We all know that Facebook is an important part of the Internet Marketing pie, but the question we need to address is how important? As I’ve written before, Facebook is a great resource for spreading the word about your office, but it must be understood that Facebook is an adjunct to your total web presence. I see many practitioners spending small fortunes on Facebook sites without really calculating the return on their investment (ROI), and don’t think that this is the correct approach.
On your personal Facebook account, how many of your own physicians do you have under your page “likes”. Many providers get frustrated that it’s difficult to build “likes” -- and you are correct that it is a challenge. But the important thing to remember is that it’s the quality of the people who like your page, and not the quantity. Think about it – if you could send out a mailer to 100 people who need a dentist in your area vs. a random group of 1000 people, who you have no information about, which would you choose? The idea with Facebook is the same as with a practice newsletter – it’s more important to disseminate information to people who actually are interested in hearing what you have to say, as opposed to being able to brag about how many “likes” you have on your page.
If you already have a solid Search Engine Optimization (SEO) plan in place and have truly optimized your site, then the next step should be setting up a Facebook page as one of your additional marketing tools. And while there’s no harm in starting a Facebook page for your practice early, on, I don’t advise investing a ton of time into the page until you have a functioning, quality website in place first. Ideally you would first setup a website with a blog, and each time you write a blog post on your website, you then post a link to the blog article on your Facebook page. In this manner your blog post gets the most possible exposure.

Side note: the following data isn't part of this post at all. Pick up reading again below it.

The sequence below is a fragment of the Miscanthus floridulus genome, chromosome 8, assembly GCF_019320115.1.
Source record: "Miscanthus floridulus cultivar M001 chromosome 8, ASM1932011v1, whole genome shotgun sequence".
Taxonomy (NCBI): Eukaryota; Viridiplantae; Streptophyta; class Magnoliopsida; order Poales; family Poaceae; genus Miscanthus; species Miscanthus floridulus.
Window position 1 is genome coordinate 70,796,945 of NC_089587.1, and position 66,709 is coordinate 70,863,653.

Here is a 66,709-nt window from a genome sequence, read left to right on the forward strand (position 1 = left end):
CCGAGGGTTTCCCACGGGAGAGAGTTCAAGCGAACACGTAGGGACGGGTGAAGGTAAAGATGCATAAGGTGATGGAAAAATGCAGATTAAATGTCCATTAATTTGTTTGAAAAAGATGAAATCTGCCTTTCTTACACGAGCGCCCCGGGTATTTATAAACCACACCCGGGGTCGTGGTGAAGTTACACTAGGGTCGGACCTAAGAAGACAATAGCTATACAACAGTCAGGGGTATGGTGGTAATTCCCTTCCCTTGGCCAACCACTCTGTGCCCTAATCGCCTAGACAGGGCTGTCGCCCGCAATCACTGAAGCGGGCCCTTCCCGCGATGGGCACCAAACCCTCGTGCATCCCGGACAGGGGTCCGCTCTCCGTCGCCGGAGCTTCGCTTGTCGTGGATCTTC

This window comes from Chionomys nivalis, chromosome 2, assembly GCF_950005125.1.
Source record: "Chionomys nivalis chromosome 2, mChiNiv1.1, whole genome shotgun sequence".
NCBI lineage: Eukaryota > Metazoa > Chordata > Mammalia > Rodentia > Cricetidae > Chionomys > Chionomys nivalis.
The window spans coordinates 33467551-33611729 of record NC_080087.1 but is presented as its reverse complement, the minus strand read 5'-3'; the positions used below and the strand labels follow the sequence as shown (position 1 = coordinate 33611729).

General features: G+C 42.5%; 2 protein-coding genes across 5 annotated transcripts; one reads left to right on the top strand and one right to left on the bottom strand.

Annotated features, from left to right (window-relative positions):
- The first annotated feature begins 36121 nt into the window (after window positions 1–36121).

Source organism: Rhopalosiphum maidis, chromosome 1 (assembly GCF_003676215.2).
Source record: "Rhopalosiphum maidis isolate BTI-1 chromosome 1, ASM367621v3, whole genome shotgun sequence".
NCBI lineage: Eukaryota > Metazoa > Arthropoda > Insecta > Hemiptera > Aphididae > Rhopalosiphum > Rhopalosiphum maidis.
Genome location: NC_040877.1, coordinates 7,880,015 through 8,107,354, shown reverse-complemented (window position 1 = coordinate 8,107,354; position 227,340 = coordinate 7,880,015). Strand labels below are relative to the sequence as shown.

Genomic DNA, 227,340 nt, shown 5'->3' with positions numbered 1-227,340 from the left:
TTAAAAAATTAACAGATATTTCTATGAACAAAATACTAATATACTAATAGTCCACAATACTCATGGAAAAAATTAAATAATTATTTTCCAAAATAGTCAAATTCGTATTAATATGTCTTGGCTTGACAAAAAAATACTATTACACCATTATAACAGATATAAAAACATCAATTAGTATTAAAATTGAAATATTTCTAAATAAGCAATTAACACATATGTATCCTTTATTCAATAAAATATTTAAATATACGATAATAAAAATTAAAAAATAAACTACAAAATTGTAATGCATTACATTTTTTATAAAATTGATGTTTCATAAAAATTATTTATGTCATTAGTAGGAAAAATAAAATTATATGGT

There’s nothing wrong with having a firm develop a custom Facebook page for you that looks like your website, but I’m not sure that it’s a great use of your marketing dollars (even if your website does well with SEO) to do so. There is currently no expectation that a practice (or any company) have a Facebook page with bells and whistles. In fact, one of the most difficult things about Facebook already is that the interface often changes, and these changes are sometimes difficult for users to adapt to. The last thing you want to do is make the user’s experience that much more difficult. Along those lines, I find it adequate to use your logo prominently on your Facebook page and keep it simple. If people want to learn more about you and your office, it’s exposure to your articles and recommendations from friends that will drive them to your site.
The value of a Facebook page for your dental or medical practice should not be overlooked, yet the amount of time and resources you dedicate to the page must be evaluated in the perspective of your entire online and off-line marketing plan. Make sure you have a Facebook presence, but use is as an additional source of information for people, and not the primary one – that’s why you have a website.